Reading Chrysanthemum and exploring our own perfect names

One of the most meaningful first words to a child is his or her own name. The story of “Chrysanthemum,” by Kevin Henkes, is about a little girl whose name is Chrysanthemum which, according to her parents, is the perfect name….

This book is such a wonderful book which presents all kinds of different messages you can build on but I chose to use the book as a way to emphasize how every child’s name is meaningful and special…

Because my preschool is not yet back in session, I shared this book with my three year old nephew and we followed up the book by exploring his name in a couple of ways…

Name Puzzle 

First we talked about how Wyatt has a perfect name and then I invited Wyatt to join me at the table to explore the letters of his name. On the table was Wyatt’s name fully written out and in the basket were the letters of his name on separate cards…

Wyatt explored each letter of his name for a few minutes as he put the name puzzle back together in his own way…

Name Painting

Our next activity was a simple name painting…

I printed Wyatt’s name in large print on a sheet of white drawing paper and Wyatt used a dot shaped sponge dipped in tempera paint to decorate his name…

As Wyatt and I explored his name together through our experiences today, we discovered that Wyatt’s name is absolutely perfect!


This book is just one of many Kevin Henkes books being shared today.  Please take a minute to check out the blog hop below and feel free to add your links to any Kevin Henkes inspired posts as well. 


There are a few rules for this blog hop that we ask you to follow, so make sure to read them:
  1. Link up only posts inspired by Kevin Henkes that share children’s book inspired crafts, activities, recipes, etc. Any other posts will be deleted.
  2. Visit other blog posts on the linky and comment on or share the ones you love!
  3. Add our Virtual Book Club button (shown above) to your post if you’d like.
Remember, if you are viewing this blog post by email, you will have to come to the blog to view the additional links being shared in the blog hop below…

By |2012-08-24T23:57:46+00:00August 24th, 2012|

About the Author:

Deborah J. Stewart, M.Ed. has been working and teaching in the field of early childhood education for over 30 years. Deborah currently owns and teaches in her own part-time, private preschool called The Children’s Studio. Deborah’s deep passion for teaching and working with young children is documented and then graciously shared with millions of readers around the world through her blog and other social networking communities. Deborah believes that young children learn best through play and exploration and embraces this belief in all that she does in her own classroom so that she can effectively and passionately share rewarding, real- life, tried-and-true practices with other teachers, parents, and leaders across the field of early childhood education.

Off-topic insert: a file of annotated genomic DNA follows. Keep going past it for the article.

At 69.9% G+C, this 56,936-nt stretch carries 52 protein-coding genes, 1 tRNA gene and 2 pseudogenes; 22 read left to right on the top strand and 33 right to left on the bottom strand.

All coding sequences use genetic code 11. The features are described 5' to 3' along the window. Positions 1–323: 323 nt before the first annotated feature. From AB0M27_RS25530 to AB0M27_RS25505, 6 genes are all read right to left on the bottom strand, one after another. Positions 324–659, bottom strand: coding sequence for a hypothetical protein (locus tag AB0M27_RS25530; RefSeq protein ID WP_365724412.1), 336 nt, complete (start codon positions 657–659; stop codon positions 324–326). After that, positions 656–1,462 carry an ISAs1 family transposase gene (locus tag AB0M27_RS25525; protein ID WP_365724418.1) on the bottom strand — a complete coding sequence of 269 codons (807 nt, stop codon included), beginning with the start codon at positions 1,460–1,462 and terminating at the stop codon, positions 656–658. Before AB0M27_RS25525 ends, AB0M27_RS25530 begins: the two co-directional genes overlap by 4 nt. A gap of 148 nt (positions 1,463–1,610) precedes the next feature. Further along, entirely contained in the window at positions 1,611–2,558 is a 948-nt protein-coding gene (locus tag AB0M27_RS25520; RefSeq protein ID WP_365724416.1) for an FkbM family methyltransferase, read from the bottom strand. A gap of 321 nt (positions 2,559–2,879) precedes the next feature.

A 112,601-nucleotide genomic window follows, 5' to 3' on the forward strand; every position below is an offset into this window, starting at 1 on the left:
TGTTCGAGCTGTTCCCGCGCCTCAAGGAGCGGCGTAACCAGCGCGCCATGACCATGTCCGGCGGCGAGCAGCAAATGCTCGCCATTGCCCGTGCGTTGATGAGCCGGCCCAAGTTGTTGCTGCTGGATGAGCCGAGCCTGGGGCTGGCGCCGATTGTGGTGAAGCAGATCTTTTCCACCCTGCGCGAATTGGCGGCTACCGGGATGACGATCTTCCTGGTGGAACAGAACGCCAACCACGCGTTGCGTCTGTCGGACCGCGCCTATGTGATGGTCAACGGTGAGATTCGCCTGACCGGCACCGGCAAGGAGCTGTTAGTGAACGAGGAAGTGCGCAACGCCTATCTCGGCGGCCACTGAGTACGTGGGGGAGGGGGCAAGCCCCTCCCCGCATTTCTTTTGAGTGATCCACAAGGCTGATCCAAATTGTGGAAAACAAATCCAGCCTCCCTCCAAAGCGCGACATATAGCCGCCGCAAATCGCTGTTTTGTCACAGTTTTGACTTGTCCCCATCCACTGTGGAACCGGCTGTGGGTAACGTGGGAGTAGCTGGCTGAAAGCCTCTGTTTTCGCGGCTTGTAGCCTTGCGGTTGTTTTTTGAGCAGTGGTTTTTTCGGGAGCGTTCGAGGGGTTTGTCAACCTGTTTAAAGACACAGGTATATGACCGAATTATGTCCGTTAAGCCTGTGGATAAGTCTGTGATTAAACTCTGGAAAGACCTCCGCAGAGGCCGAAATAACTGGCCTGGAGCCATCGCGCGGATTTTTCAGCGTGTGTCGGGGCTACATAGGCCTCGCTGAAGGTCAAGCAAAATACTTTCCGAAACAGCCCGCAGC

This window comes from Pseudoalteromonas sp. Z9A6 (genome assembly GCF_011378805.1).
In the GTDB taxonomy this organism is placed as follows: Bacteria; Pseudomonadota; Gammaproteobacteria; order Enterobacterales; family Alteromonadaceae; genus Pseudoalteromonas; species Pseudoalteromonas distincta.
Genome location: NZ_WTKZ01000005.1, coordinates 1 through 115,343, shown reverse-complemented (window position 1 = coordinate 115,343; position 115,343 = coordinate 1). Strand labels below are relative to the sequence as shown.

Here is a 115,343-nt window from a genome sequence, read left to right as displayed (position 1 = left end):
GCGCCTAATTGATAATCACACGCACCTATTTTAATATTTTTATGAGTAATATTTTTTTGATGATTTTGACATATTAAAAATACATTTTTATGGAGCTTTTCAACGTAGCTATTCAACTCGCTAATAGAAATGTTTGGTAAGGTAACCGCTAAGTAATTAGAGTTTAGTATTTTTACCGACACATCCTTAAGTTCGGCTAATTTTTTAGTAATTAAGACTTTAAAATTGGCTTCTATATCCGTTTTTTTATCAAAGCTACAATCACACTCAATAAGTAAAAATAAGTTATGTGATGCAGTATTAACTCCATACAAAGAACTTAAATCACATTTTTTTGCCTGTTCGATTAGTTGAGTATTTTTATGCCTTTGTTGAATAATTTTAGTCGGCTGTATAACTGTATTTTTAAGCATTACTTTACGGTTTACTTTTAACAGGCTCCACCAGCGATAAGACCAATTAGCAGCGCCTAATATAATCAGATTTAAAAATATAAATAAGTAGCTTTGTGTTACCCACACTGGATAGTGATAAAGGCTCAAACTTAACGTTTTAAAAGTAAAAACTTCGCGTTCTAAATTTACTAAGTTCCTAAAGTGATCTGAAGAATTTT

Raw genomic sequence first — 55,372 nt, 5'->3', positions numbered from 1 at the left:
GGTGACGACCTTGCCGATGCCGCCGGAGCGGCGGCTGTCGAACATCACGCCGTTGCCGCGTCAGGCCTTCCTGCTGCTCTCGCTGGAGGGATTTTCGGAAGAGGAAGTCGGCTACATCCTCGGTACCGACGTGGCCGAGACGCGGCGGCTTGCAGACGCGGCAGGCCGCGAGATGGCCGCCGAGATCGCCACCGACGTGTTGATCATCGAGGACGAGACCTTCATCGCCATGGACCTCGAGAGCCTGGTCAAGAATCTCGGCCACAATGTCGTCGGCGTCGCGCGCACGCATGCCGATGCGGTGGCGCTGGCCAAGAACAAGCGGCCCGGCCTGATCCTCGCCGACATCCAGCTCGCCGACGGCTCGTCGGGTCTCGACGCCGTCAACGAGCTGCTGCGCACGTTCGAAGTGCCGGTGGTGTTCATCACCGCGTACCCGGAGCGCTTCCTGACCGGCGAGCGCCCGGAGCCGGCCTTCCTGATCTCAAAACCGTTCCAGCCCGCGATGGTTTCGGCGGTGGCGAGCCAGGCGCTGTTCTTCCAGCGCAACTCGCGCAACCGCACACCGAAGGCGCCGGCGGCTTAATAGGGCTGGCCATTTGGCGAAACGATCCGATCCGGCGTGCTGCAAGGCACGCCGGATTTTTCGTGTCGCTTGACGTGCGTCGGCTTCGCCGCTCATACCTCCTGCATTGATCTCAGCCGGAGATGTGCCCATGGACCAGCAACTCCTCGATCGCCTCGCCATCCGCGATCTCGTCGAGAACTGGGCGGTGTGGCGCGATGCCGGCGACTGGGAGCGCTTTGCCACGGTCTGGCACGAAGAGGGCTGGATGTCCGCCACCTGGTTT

1. Tracy August 25, 2012 at 9:44 am - Reply

    Did you notice his name is spelled wrong?

    • Deborah J. Stewart, M.Ed. August 25, 2012 at 9:47 am - Reply

      Yes! But not until it was too late! It was a long day:)

  2. Debbie Henry August 25, 2012 at 10:25 am - Reply

    I was, also, going to ask about the spelling of Wyatt’s name. I understand! I have had many of those “long days” lately. God bless you, Deborah, and thank you for all you share.

    • Deborah J. Stewart, M.Ed. August 26, 2012 at 11:52 am - Reply

      I fixed it with photo shop! LOL!

  3. Bethany @ No Twiddle Twaddle August 25, 2012 at 10:33 am - Reply

    Thank you so much, Deborah. I love how open ended your activity is. My preschooler is four now, and we need to start working on some letter skills but he has no interest in tracing lines or trying many of the activities I see. I think though that he might enjoy these two activities. I’m going to give it a try!

  4. Verónica Ochoa August 25, 2012 at 10:48 am - Reply

    Gracias Deborah!!! Soy Educadora en México, tus actividades me motivan a hacer cosas nuevas con mis alumnos, en mi país no tengo oportunidad de materiales y espacios tan adecuados como el tuyo pero trato de acercarme lo mejor posible y me sirven mucho tus ideas, Gracias por compartir. Con cariño, Vero!!!

  5. Nancy August 28, 2012 at 2:27 pm - Reply

    I use Chrysanthemum every year in the first week of school. Name recognition is such an important skill for preschoolers as well as a fantastic help for their busy and sometimes frazzled teacher!

  6. Joanne October 12, 2012 at 10:23 pm - Reply

    Your are so right. One of the most important words is a child’s name. The next important word is their friends names. Great post and great book.

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